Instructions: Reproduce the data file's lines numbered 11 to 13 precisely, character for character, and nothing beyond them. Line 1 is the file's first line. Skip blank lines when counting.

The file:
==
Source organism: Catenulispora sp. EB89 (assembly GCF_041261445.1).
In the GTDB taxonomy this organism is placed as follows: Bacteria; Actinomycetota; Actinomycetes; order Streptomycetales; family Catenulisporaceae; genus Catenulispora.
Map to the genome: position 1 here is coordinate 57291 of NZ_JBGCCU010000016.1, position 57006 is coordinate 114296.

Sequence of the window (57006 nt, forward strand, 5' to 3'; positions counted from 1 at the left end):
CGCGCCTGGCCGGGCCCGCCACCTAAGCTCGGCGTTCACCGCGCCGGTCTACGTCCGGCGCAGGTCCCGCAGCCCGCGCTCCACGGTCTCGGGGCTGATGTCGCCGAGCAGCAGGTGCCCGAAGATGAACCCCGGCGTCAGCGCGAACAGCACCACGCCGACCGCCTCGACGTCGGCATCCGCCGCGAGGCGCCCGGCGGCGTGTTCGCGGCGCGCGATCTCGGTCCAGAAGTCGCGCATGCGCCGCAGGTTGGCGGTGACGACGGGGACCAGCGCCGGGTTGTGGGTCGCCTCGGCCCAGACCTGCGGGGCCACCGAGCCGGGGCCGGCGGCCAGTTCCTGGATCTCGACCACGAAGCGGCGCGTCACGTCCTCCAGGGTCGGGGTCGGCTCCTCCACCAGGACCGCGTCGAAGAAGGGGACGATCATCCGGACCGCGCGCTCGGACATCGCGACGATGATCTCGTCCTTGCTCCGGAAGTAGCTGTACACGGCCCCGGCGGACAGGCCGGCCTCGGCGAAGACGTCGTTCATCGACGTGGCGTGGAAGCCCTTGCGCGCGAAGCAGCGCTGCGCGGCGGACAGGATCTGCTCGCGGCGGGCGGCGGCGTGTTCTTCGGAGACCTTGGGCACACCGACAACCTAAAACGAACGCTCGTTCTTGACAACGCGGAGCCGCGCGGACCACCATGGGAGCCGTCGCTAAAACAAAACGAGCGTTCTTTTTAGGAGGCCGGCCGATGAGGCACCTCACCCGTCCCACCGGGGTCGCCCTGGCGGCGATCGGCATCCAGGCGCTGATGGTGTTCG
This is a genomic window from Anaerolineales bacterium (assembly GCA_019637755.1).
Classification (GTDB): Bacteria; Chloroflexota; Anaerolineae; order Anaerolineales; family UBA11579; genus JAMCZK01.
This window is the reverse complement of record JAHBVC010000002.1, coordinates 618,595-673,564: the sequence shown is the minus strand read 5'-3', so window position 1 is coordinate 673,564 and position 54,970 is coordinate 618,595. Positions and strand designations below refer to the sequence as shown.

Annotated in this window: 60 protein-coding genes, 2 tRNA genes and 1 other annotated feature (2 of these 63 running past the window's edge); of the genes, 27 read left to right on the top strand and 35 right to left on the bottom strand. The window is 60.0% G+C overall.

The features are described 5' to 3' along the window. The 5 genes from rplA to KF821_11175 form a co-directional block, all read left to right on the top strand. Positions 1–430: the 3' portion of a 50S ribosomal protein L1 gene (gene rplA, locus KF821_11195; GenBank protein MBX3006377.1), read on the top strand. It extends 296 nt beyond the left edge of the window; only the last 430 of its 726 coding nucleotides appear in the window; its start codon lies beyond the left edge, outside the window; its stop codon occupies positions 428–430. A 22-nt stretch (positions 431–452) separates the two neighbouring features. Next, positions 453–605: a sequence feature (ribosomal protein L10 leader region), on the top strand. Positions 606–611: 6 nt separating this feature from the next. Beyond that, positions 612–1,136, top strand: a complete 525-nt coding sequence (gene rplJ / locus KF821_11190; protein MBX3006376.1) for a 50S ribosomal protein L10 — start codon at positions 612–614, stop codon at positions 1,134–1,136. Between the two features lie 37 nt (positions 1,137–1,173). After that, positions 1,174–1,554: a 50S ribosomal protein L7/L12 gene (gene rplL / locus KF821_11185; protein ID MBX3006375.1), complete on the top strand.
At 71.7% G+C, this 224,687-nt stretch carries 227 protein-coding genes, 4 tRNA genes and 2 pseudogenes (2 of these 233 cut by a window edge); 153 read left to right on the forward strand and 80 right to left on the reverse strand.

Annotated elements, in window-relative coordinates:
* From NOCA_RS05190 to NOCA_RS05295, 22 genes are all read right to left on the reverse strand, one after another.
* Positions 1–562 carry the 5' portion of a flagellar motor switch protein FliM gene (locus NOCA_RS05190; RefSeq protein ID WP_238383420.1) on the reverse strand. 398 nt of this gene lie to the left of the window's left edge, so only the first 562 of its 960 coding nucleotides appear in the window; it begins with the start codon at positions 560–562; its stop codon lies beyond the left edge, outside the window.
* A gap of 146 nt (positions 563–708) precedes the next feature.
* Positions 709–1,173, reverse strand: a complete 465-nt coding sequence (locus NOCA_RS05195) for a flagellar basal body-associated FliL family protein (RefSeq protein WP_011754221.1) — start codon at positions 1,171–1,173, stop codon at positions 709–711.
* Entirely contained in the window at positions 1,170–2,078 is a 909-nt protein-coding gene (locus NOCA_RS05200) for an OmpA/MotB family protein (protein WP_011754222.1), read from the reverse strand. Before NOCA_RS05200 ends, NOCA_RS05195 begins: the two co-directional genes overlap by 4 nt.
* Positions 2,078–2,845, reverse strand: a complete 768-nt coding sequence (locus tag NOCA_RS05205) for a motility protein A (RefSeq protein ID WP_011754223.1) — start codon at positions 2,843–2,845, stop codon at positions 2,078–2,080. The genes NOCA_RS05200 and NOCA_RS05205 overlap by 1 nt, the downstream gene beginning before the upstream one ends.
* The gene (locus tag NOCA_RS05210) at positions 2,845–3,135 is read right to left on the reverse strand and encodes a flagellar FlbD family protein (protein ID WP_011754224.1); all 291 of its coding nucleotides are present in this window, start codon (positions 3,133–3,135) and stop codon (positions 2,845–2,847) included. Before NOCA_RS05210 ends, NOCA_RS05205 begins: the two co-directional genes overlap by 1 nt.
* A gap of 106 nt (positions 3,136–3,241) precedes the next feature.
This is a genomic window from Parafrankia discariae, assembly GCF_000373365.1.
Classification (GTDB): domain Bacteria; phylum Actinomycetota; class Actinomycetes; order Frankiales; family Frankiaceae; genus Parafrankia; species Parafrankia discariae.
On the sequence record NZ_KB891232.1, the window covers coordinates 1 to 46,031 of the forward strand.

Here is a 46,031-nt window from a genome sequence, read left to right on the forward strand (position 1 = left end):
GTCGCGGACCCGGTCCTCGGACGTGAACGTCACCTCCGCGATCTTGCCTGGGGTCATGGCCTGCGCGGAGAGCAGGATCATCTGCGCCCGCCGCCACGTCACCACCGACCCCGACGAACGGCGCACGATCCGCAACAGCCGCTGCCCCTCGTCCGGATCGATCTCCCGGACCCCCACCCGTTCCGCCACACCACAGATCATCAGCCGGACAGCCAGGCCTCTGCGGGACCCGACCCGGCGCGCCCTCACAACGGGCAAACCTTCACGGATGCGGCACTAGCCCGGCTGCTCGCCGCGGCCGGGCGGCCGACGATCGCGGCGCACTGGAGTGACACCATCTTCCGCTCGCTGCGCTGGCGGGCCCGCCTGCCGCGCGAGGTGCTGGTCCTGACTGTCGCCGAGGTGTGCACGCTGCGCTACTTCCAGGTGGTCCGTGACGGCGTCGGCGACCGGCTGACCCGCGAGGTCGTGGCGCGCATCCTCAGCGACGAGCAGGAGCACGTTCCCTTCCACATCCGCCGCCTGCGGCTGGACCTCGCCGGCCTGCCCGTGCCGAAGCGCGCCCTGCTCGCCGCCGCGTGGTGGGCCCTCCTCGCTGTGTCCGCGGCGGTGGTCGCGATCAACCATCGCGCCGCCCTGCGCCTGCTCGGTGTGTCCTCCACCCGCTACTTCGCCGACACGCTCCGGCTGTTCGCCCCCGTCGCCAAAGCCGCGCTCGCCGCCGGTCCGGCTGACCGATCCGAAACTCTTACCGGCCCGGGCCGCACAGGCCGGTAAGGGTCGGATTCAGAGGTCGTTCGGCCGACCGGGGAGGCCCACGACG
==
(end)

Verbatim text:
At 71.7% G+C, this 224,687-nt stretch carries 227 protein-coding genes, 4 tRNA genes and 2 pseudogenes (2 of these 233 cut by a window edge); 153 read left to right on the forward strand and 80 right to left on the reverse strand.

Annotated elements, in window-relative coordinates:
* From NOCA_RS05190 to NOCA_RS05295, 22 genes are all read right to left on the reverse strand, one after another.